For this post, I had planned to show some images done at twilight and at night of fireflies (lightning bugs), since I had never tried shooting them before (they are an east coast summertime critter). I was able to get several of them recorded as they darted about. Unfortunately, they accidentally got deleted from the card when re-formatting. Such is life in the digital age…
Instead, I will show a few images shot with my Sony NEX-5 when on a trip to Virginia last week. Living in Los Angeles, we get very little rain and very rarely lightning, so it gave me a chance to shoot something different. In the next three images, which were shot within 5 minutes of each other, you can see how different they look. The first shot was done early in twilight with a light rain. It was the umbrella that prompted me to shoot this.
I wandered in and out of the lobby of the hotel just observing, and came back out and noticed that it had stopped raining and the sky had become a bit darker. The umbrella was gone, but I shot it anyway.
Note the nice warm tone from the lights from the lobby and the lights on the median, which is now brighter than the blue overcast light in the previous image. After chatting with the bellman for a couple of minutes, the sky opened up and it began to really come down.
Note how in this version, the pouring rain has flattened the contrast, especially in the trees. These are all quite different images in feeling and tonality. Which works better is a matter of taste. These are all hand-held at about 1/15 to 1/8 of a second. You can’t tell here, but it was quite warm and muggy.
Later that evening the rain storm moved on, but there was still some distant lightning. Here is an exposure of the side of the hotel, with the mixed lighting. I wanted to try and capture a flash of lighting in a two second exposure.
What I did was to put the camera on continuous shooting of two second esposures and was willing to shoot as many until I got a flash of lighting. On the 6th shot I got the one above, on the 7th, *pop*, a flash of lighting lit the sky and I got the image below.
The glow in the sky gave it a twilight look, but it is indeed a night shot. I liked how the blue light opened up the lower left of the image reflecting off the wet pavement and how you can now see through the tree. This was the keeper of the set.
The previous week, I was working at the University of CA, Berkeley for a client who has been working on the seismic retrofitting of the Greek Theater. I had not been to the theater in decades, and had never seen it empty. They were setting up for the first concert since re-opening for the Beach Boys that Friday night. Of course, I shot images in the daytime of the details of the project, but the overall shots at twilight were my favorite. The next three images, shot seconds apart, were made with my 17mm tilt-shift lens and show it’s capability for shooting architecture. All of these twilight shots and many others were done in a 15 minute time frame, taking advantage of that short window of twilight-time. I had scouted all the best views in the daytime and got a work out running up and down the stadium rows in that short period.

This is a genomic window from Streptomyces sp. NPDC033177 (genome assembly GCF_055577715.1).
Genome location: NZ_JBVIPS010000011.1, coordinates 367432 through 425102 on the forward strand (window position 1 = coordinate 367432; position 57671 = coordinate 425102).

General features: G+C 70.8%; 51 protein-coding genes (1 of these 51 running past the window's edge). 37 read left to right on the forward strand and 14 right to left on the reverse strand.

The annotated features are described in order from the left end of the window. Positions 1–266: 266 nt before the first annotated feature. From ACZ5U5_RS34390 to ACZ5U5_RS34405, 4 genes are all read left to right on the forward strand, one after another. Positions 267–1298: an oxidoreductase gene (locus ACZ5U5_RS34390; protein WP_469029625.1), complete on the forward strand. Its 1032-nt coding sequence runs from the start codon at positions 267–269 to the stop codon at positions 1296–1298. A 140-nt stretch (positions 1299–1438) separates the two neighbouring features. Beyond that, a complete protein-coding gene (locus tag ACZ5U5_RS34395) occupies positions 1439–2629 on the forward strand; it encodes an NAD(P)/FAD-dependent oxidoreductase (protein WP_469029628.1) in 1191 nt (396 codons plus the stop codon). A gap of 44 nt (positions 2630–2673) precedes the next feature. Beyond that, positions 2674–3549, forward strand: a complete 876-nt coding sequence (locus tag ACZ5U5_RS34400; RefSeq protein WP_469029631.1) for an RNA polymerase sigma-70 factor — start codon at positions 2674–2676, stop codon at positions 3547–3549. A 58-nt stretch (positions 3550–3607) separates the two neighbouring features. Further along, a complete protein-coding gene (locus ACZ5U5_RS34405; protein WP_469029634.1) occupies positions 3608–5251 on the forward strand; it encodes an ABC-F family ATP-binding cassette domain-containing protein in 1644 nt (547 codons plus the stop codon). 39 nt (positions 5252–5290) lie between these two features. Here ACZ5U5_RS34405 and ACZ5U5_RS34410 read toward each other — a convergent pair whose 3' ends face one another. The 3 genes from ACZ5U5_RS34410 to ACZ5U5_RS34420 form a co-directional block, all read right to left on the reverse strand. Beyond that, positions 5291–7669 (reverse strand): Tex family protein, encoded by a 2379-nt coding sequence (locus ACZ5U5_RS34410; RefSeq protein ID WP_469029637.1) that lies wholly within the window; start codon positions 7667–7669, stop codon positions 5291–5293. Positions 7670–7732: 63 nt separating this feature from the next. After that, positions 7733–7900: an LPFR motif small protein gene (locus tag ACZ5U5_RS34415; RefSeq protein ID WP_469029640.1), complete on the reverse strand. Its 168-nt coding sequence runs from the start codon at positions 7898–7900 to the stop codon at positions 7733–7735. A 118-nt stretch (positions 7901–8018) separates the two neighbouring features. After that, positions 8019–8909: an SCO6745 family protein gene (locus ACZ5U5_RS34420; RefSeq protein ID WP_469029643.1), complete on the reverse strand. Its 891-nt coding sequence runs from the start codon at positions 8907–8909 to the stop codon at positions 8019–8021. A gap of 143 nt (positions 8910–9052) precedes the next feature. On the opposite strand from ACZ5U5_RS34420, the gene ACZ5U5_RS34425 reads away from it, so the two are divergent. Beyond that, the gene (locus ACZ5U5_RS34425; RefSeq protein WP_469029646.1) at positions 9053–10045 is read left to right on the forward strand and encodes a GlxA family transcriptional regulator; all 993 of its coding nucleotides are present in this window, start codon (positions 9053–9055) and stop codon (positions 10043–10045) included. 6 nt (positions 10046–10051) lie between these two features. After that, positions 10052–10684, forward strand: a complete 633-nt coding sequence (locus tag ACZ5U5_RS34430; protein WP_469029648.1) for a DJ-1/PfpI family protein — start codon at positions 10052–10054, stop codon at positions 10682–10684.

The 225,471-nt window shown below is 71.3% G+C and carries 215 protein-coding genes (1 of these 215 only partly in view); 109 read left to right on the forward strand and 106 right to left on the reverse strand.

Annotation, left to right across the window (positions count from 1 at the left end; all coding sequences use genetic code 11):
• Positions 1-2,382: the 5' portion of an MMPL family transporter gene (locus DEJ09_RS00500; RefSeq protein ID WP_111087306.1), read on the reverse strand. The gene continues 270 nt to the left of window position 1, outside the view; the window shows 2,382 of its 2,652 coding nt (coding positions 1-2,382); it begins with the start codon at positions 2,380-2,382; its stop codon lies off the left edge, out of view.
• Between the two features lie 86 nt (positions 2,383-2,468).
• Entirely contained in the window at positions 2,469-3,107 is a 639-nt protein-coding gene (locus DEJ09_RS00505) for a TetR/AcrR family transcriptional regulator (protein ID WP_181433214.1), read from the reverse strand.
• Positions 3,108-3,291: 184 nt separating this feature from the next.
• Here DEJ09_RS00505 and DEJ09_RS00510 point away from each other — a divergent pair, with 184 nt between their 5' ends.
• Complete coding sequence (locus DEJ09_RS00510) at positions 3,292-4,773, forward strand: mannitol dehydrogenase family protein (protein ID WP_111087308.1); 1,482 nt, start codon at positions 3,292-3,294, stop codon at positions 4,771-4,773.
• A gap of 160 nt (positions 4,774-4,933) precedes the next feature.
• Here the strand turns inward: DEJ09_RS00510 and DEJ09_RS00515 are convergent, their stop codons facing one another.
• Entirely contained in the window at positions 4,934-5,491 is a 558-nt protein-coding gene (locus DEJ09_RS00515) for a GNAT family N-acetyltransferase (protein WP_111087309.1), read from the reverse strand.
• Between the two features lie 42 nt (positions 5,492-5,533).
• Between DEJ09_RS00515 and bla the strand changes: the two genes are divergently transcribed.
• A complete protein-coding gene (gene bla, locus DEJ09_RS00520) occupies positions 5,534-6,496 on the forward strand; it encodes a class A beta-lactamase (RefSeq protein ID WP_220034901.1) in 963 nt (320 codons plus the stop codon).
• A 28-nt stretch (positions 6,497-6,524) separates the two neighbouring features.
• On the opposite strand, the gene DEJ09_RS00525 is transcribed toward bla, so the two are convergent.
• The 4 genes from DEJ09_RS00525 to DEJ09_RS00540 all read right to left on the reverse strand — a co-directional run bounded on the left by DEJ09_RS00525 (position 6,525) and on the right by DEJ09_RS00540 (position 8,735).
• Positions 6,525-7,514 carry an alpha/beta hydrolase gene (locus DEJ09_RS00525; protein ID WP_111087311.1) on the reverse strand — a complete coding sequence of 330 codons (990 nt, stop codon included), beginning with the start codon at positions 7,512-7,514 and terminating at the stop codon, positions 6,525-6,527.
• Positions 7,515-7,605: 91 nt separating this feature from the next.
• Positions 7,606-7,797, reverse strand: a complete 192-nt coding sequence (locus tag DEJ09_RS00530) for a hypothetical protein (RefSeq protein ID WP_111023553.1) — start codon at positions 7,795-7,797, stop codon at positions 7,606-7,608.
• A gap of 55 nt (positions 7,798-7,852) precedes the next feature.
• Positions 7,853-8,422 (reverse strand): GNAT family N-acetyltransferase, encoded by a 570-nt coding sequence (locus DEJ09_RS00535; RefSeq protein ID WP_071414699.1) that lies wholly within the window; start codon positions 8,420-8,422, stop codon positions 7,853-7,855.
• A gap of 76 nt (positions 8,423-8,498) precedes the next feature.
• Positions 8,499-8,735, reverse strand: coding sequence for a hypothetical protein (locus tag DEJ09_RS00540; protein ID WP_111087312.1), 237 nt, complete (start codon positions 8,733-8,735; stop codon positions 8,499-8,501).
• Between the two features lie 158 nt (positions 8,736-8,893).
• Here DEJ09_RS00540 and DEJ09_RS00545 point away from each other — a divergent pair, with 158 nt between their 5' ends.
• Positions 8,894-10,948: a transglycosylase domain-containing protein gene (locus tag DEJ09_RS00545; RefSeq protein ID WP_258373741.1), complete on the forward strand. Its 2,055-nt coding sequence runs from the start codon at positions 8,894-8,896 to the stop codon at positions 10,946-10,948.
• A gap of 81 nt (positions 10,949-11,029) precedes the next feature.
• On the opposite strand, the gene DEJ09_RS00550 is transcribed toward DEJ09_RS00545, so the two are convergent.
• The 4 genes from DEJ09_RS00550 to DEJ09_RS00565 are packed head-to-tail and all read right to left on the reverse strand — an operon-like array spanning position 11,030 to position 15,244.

One of the advantages of a shift lens is that you can keep the camera locked in position on a tripod and change the view. The above view shows more sky by raising the front of the lens only. It shows less of the seats and foreground, giving room for text in the sky area if used for publication.
In this third view, I shifted the lens down to show more of the seats and less sky. This version has tendency to give an anchor of the theater itself for the proscenium arch. The camera was not moved for any of these three images. The client got all three for whichever use they needed.
In this elevation view the mixed lighting on the “VIP” chairs in the foreground balances nicely with the proscenium arch. Note how that bright light on the left did not flare in this view. The prime (single, fixed focal length) 17mm lens is very well engineered, handles specular lights well (with minimal flare and halation) and is extremely sharp.
The chairs are less dominant, but note the verticals are no longer vertical because I had to tilt the camera upwards (it’s a fixed lens, like most lenses). This distortion of the verticals is call “keystoning”. You can also see flare from all the lamps in this shot. Prime lenses handle flare much better than the best zoom lenses. Yes, these are all fixable in Photoshop, but I feel it’s best to make the cleanest image possible at the time of exposure. All of these shots of the Greek are straight from the camera, with no manipulation.